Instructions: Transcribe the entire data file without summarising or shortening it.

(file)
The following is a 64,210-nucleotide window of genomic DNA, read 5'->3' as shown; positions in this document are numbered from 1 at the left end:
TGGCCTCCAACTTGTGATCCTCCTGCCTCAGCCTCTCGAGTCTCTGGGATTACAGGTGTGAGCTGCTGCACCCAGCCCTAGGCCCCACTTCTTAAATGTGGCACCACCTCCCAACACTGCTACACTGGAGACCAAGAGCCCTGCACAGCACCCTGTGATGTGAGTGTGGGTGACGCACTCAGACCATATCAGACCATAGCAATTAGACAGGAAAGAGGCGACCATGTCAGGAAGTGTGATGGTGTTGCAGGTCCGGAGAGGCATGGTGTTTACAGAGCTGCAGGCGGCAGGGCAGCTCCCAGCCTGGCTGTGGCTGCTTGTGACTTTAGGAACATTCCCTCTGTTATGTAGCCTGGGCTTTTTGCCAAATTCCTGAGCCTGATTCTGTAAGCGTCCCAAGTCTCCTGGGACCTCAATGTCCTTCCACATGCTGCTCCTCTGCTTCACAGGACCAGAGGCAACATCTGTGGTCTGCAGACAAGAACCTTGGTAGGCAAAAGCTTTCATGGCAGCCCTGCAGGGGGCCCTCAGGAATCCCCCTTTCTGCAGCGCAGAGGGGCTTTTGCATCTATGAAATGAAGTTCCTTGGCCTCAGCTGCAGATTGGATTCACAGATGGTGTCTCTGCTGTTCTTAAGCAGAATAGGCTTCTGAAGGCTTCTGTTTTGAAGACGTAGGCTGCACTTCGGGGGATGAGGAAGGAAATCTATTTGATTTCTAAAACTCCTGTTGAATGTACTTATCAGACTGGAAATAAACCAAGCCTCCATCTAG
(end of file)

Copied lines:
The following is a 64,210-nucleotide window of genomic DNA, read 5'->3' as shown; positions in this document are numbered from 1 at the left end:
TGGCCTCCAACTTGTGATCCTCCTGCCTCAGCCTCTCGAGTCTCTGGGATTACAGGTGTGAGCTGCTGCACCCAGCCCTAGGCCCCACTTCTTAAATGTGGCACCACCTCCCAACACTGCTACACTGGAGACCAAGAGCCCTGCACAGCACCCTGTGATGTGAGTGTGGGTGACGCACTCAGACCATATCAGACCATAGCAATTAGACAGGAAAGAGGCGACCATGTCAGGAAGTGTGATGGTGTTGCAGGTCCGGAGAGGCATGGTGTTTACAGAGCTGCAGGCGGCAGGGCAGCTCCCAGCCTGGCTGTGGCTGCTTGTGACTTTAGGAACATTCCCTCTGTTATGTAGCCTGGGCTTTTTGCCAAATTCCTGAGCCTGATTCTGTAAGCGTCCCAAGTCTCCTGGGACCTCAATGTCCTTCCACATGCTGCTCCTCTGCTTCACAGGACCAGAGGCAACATCTGTGGTCTGCAGACAAGAACCTTGGTAGGCAAAAGCTTTCATGGCAGCCCTGCAGGGGGCCCTCAGGAATCCCCCTTTCTGCAGCGCAGAGGGGCTTTTGCATCTATGAAATGAAGTTCCTTGGCCTCAGCTGCAGATTGGATTCACAGATGGTGTCTCTGCTGTTCTTAAGCAGAATAGGCTTCTGAAGGCTTCTGTTTTGAAGACGTAGGCTGCACTTCGGGGGATGAGGAAGGAAATCTATTTGATTTCTAAAACTCCTGTTGAATGTACTTATCAGACTGGAAATAAACCAAGCCTCCATCTAG